End of yet another era

By John Ford Sr. | Apr 29, 2010
Photo by: John Ford Sr. John Ford Sr., right, roasts his partner, Norm Gilbert.

Health-wise, 1982 began on a sour note. A valuable lesson had hit home that none of us are immune to a medical crisis.

I had a series of medical tests for chronic coughing and fatigue and tested positive for tuberculosis. Thus, I was required to begin a regimen of popping pills every day for a year. Not to mention the weekly nuisance of sending a saliva specimen to the state health lab so my treatment could be monitored.

Although this procedure was an inconvenience, it would be nothing like the situation I'd face a few years later, when I was dealt a real life-threatening disease. I then wondered if, perhaps, my time had come.

It forced a break in my regular routine of casually taking my life and health for granted. Not until a life-threatening prognosis was placed solidly on my lap, with the future looking very bleak, did I realize how complacent I had been regarding my very existence. But that's a story for future articles.

So I faithfully popped my pills, spit into a vile to be shipped off to the state lab and hoped that life would again return to normal.

Not only was health a concern but so too the career I'd enjoyed the previous 12 years. As I stated in my last article, times were drastically changing. We were being closely monitored by our bosses for hours we worked and mileage we drove any given day. Micro-management from higher-ups was much more stringent than ever before.

The freedom to perform the people's work and protect our natural resources as we had in the past was being handicapped by a constant barrage of criticism and budget restraints from those in command.

Some of these changes may have been justified because of budgets. But higher-ups seemed to be personally micromanaging our daily efforts. Never before had our work habits been so restricted.

Morale in the field was plummeting, especially that of the old diehards who resisted changes. My working partner, Norm Gilbert, was one of them.

It came as no surprise when, earlier in the year, Norm decided he'd had enough of the new rules of play. He abruptly announced his retirement, effective Feb. 26.

This was going to be the end of an era, for sure. Norman was a district warden when I was only a twinkle in my folks' eyes. When he officially called it quits, he had 33 dedicated years of service under his belt.

I'm sure, like so many others who had retired before him, he found the rapid changes in operations and the breaking of old habits too difficult to overcome.

I knew exactly how Norm felt, but I had another eight years to go before I could consider making such a move. I just hoped I could survive the onslaught of changes that were coming quicker than a howling wind in a heavy thunderstorm.

Personally, I wondered whether the sacrifices were worth the hassle that suddenly accompanied the tasks. Perhaps I should simply sit back and reap the financial rewards  the government offered and consider myself fortunate, while ignoring the oath of office I took for the career I'd dreamed about so many years before.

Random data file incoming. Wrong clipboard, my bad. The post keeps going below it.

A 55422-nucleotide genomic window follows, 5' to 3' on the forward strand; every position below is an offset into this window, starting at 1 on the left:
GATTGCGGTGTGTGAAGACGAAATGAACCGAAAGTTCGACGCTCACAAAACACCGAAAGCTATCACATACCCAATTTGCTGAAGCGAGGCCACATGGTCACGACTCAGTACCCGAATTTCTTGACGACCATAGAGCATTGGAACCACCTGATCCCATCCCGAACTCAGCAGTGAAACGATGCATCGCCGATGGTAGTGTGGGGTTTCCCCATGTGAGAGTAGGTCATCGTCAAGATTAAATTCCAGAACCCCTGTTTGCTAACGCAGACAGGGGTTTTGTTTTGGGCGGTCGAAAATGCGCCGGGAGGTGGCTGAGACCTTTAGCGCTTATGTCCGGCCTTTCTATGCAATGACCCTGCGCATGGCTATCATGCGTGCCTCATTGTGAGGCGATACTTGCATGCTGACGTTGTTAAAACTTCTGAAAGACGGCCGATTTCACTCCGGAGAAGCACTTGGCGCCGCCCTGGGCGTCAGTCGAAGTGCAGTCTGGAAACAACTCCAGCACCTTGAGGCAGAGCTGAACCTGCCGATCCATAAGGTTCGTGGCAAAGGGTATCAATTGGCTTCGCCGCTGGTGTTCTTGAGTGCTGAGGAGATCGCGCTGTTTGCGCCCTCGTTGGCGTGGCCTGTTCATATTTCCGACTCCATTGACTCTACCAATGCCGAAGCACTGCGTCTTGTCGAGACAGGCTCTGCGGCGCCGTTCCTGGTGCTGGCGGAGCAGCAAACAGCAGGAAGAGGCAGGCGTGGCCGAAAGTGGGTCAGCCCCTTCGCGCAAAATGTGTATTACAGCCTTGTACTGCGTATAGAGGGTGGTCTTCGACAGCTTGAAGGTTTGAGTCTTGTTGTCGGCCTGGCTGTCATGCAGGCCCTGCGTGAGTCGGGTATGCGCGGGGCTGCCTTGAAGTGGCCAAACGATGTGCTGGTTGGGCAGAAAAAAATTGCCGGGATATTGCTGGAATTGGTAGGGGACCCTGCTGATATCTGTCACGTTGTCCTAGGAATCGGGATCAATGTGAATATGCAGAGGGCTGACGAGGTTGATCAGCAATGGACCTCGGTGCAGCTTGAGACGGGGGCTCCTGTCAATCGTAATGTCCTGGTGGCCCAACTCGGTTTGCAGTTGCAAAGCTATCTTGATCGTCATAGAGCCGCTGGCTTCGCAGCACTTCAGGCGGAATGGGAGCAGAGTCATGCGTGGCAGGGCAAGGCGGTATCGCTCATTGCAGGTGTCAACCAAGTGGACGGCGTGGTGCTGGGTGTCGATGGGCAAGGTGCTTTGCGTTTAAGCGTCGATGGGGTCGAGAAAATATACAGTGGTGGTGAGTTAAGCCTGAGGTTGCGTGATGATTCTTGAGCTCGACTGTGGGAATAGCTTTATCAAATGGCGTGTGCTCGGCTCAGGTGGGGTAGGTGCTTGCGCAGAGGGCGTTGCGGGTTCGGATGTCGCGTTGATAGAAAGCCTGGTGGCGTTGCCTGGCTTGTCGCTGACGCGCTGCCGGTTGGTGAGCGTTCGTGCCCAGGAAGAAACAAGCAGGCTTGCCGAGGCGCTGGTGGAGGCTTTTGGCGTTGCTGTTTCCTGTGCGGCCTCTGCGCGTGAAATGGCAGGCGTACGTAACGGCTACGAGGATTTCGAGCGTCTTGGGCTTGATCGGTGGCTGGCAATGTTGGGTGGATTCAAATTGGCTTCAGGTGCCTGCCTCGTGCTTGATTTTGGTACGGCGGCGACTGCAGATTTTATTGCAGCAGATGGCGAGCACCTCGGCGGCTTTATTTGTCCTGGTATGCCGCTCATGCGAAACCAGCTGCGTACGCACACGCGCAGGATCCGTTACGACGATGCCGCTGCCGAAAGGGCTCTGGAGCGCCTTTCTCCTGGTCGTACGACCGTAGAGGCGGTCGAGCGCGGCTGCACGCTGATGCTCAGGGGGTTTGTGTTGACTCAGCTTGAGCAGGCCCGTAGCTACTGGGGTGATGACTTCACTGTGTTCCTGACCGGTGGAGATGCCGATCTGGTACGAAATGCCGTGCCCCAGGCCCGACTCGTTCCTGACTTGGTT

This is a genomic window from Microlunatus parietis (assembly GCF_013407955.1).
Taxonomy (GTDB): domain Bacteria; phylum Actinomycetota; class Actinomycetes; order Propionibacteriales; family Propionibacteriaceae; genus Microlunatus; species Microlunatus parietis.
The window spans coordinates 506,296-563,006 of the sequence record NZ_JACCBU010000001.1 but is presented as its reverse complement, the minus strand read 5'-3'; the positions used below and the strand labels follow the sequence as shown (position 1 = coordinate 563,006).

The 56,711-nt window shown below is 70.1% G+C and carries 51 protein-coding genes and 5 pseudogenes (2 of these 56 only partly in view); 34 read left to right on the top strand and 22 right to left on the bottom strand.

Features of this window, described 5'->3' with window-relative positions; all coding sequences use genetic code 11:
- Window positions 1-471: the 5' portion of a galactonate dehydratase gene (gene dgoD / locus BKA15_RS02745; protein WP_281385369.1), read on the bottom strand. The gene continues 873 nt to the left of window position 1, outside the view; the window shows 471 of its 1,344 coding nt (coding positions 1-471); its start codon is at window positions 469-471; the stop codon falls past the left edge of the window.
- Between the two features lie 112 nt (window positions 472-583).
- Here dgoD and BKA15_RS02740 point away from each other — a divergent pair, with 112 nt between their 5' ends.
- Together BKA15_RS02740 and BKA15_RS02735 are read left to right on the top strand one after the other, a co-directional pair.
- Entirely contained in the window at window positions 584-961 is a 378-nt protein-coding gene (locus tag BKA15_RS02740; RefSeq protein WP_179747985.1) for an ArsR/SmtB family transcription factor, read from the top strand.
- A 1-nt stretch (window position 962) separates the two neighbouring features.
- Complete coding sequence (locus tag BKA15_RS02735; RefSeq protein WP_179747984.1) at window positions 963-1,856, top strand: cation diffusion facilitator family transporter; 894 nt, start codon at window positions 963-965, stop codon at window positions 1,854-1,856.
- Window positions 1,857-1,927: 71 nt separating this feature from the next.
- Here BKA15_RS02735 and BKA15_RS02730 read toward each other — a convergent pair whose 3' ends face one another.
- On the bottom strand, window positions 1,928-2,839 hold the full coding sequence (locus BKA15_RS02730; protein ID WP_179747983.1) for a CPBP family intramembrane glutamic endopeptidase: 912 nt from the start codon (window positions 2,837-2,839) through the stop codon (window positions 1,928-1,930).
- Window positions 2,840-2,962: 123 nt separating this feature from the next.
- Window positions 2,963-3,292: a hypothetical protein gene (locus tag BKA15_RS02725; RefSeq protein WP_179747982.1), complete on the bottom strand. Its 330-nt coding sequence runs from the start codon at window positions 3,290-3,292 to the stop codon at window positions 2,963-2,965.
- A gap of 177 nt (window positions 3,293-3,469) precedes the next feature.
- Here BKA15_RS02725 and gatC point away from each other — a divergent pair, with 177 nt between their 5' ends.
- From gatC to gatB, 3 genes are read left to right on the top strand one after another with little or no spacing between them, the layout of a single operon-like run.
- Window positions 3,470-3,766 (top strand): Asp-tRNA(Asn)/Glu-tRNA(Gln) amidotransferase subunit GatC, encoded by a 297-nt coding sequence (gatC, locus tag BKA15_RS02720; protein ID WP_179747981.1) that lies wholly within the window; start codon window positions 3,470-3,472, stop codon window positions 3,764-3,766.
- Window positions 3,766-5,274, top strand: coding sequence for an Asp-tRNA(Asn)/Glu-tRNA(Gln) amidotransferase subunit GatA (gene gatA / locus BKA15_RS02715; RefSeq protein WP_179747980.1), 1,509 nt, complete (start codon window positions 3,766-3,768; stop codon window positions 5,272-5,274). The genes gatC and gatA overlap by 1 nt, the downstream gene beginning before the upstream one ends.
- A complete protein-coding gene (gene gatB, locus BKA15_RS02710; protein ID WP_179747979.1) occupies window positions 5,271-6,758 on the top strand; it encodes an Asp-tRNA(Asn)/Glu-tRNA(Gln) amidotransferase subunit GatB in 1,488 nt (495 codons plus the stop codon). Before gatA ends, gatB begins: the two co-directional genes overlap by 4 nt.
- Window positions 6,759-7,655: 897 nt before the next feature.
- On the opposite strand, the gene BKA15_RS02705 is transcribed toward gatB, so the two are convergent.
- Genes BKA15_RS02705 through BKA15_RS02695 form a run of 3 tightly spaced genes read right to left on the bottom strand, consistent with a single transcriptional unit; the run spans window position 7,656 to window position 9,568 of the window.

Norman's farewell roast was scheduled for April 16. I seriously wanted to join him after receiving another butt-chewing from the boss the day before the party.

They had complained that I was putting too many miles on the cruiser, working way more hours than I should and spending too much time hanging around with my state police buddies.

It seemed like the nitpicking was an attempt to purposely destroy morale. But for the time being, there was no other choice but to suck it up and play by the rules the best I could.

One thing was for sure — my career would never be as enjoyable as it once was, especially since my working partner would no longer be there. The laughs we shared and the spur-of-the-moment fiascoes in which we found ourselves would, from that day forward, be nothing more than pleasant memories.

At least the memories couldn't be taken away, as it seemed everything else had been.

Norm was given a great sendoff April 26. Several of his brother wardens, friends, dignitaries and their spouses, all gathered for the festivity in Pittsfield. During the wild roast, many attendees humorously relived Norman's great attributes and a fair share of his embarrassing moments.

Story after story was told — some true and some inflated a bit, but most brought a night of laughter to his audience and to his family. All in all, it was a great tribute for his long and prosperous career.

Utilizing my somewhat obscure artistic talents, I shared a few of our experiences, illustrated in cartoon form on a large notepad placed on an easel at the front of the hall for everyone to view.

I required Norman to sit directly in front of the crowd. I began recounting several of the more humorous and bazaar episodes we shared the previous 12 years while flipping the chart to display caricatures of the old boy.

One such illustration was Norm in uniform climbing out of a trash can at the I-95 rest area in Pittsfield, firmly holding a fistful of pornographic magazines. Norman had found this spot from which to gather material for a hidden collection of pornographic trash he secretly squirreled away at home.